Once the black-hats are on the inside, their job becomes orders of magnitude easier. Nothing beats hands-on access to a system when it comes to compromising it, and even if the attacker isn’t directly interfacing with your system, having him or her on the inside makes social engineering attacks that much simpler. System security starts with physical security, and physical security starts with understanding how to keep the doors locked.
To help us dig into that, Deviant Ollam will stop by the Hack Chat. Deviant works as a physical security consultant and he’s a fixture on the security con circuit and denizen of many lockpicking villages. He’s well-versed in what it takes to keep hardware safe from unauthorized visits or to keep it from disappearing entirely. From CCTV systems to elevator hacks to just about every possible way to defeat a locked door, Deviant has quite a bag of physical security tricks, and he’ll share his insights on keeping stuff safe in a dangerous world.
Our Hack Chats are live community events in the Hackaday.io Hack Chat group messaging. This week we’ll be sitting down on Wednesday, June 3 at 12:00 PM Pacific time. If time zones have you down, we have a handy time zone converter.
Click that speech bubble to the right, and you’ll be taken directly to the Hack Chat group on Hackaday.io. You don’t have to wait until Wednesday; join whenever you want and you can see what the community is talking about.
[Adnan.R.Khan] had a sliding door latch plus an Arduino, and hacked together this cool but simple app controlled door lock.
Mechanically the lock consists of a Solarbotics GM3 motor, some Meccano, and a servo arm. A string is tied between two pulleys and looped around the slide of a barrel latch. When the motor moves back and forth it’s enough to slide the lock in and out. Electronically an Arduino and a Bluetooth module provide the electronics. The system runs from a 9V battery, and we’re interested to know whether there were any tricks pulled to make the battery last.
The system’s software is a simple program built in MIT App Inventor. Still, it’s pretty cool that you can get functionally close to a production product with parts that are very much lying around. It also makes us think of maybe keeping our childhood Meccano sets a little closer to the bench!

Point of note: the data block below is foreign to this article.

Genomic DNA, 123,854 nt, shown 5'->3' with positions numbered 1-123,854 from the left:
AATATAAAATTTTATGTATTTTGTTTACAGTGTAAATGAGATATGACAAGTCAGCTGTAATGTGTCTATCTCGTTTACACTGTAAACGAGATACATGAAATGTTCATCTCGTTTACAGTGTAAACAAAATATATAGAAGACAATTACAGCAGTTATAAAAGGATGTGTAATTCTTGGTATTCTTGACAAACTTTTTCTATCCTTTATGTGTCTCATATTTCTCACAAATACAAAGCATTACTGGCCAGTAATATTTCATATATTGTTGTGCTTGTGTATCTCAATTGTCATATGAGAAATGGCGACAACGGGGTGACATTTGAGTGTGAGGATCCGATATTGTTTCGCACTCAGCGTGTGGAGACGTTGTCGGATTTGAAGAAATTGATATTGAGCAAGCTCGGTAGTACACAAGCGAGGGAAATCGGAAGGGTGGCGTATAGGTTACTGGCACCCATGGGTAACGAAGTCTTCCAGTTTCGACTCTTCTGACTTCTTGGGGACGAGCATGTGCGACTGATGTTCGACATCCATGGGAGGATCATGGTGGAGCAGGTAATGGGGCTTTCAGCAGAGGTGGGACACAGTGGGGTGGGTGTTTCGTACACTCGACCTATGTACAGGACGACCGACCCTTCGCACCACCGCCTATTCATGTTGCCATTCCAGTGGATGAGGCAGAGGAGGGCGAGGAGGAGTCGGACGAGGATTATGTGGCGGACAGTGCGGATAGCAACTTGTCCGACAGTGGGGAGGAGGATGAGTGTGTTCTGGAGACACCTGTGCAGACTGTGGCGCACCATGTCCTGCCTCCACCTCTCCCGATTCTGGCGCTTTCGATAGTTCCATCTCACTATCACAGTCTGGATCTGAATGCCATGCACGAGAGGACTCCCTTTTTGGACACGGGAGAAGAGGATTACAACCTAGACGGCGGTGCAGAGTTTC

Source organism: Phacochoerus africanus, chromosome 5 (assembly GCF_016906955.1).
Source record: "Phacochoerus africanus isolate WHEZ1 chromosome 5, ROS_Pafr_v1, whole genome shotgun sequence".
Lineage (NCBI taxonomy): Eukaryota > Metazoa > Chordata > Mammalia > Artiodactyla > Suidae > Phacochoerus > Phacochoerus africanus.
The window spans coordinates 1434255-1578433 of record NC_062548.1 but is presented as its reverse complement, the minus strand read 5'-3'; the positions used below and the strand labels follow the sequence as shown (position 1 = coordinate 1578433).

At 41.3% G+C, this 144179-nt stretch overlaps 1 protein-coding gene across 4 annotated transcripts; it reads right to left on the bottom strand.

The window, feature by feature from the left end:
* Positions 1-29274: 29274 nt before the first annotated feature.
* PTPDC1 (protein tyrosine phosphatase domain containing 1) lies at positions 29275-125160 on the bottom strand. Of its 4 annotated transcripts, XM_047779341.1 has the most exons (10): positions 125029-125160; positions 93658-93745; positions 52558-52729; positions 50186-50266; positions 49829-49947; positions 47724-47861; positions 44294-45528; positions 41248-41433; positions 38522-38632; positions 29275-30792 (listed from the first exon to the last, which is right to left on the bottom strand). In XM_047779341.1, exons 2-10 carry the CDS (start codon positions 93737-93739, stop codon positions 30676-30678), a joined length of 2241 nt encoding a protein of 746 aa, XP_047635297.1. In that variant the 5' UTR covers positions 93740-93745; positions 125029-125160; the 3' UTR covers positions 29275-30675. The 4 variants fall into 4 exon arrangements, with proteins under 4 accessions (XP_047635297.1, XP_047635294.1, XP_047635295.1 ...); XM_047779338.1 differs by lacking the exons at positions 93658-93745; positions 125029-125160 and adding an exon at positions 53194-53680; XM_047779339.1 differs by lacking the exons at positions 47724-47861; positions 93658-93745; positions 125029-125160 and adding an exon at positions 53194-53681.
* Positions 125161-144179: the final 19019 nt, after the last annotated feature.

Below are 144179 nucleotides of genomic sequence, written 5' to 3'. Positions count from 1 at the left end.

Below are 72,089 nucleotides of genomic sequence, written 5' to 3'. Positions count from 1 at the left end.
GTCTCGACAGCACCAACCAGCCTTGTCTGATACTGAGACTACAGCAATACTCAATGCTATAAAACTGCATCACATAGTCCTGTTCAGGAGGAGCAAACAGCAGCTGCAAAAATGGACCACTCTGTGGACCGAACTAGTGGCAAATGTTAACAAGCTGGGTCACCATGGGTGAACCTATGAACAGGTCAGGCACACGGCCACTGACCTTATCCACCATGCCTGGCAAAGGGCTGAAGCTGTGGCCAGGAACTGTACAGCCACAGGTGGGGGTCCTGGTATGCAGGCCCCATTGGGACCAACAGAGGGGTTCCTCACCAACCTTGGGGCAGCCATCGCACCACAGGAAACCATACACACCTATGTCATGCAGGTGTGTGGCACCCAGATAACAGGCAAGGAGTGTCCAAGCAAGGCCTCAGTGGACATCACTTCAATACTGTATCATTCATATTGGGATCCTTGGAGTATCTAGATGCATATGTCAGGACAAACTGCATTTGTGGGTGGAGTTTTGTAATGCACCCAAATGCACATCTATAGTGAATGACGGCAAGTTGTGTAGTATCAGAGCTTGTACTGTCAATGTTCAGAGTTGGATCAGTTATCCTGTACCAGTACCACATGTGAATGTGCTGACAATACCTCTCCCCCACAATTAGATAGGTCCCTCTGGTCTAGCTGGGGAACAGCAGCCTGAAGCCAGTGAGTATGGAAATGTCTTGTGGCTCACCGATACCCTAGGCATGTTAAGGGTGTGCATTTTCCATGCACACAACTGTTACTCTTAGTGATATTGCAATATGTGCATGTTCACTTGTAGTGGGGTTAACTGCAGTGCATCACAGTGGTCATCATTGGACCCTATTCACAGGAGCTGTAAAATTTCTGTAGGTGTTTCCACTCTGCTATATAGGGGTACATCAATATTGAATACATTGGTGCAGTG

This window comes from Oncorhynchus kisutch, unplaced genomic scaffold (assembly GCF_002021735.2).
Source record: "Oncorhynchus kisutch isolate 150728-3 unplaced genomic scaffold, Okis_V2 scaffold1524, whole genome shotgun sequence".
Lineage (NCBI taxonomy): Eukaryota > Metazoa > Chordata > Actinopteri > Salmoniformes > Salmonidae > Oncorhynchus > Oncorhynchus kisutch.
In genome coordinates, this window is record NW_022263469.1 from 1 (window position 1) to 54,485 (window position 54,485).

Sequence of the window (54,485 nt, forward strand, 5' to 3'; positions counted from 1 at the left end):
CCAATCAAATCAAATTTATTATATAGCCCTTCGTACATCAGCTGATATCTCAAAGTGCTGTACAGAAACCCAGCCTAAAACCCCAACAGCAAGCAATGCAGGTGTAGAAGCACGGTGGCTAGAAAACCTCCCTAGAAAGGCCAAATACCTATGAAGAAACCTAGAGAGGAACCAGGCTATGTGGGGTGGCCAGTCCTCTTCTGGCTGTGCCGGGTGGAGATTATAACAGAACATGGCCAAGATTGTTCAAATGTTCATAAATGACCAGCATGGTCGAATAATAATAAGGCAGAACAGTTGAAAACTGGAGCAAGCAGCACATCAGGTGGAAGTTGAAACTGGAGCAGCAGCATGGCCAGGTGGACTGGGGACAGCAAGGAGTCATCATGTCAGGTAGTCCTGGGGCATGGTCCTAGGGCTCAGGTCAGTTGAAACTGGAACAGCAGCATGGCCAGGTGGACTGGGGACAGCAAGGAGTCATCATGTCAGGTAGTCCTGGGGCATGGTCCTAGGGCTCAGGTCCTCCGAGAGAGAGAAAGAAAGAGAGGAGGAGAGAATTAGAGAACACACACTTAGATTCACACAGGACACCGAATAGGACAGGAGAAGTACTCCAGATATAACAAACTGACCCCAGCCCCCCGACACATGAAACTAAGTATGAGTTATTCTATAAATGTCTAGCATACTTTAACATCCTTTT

We love the doors on Star Trek’s Enterprise. We should have known they were human-operated though because they were too smart. They would wait for people, or fail to open when someone was thrown against them during a fight. [SieuweE] has a much more practical automatic door that he calls ArduDoor.
You might guess from the name it uses an Arduino. It also uses a windshield wiper motor which is perfect since it is high-torque and low speed. You might even be able to pick one up for little or nothing if you frequent the junkyards.
Continue reading “Automating Your Door For $20” →
If you’re the owner of a Jeep Wrangler, you may have experienced some frustration with the interior dome light. For those not in the know, removing the doors on a warm day or for a bit of fun can lead to a dead battery. This happens because the Wrangler’s light stays on unless the fuse or light are removed, or a custom shutoff switch is added — at the expense of troublesome wiring. You could say it’s a Jeep Thing. [Tim Nummy] offers a solution with minimal modifications.
First off, pop the switch out of the door and set it aside. As a replacement, [Tim Nummy] has managed to salvage a door light switch from an old Mercedes. In addition to the same momentary-off function as the Wrangler’s stock switch, the button on the new one can be pulled out and locked for a secondary off position. Many machines and appliances use this same type of switch in their safety interlocks as a service position. [Tim] didn’t want to cut apart the wiring in the Wrangler in case something goes awry down the line, so for now he has filed down some spade terminals to slot into the Mercedes plug. He’s also 3D printed a nut to nicely secure the new switch in place. Check out his how-to video after the break!
Continue reading “Jeep Wrangler Dome Light Mod” →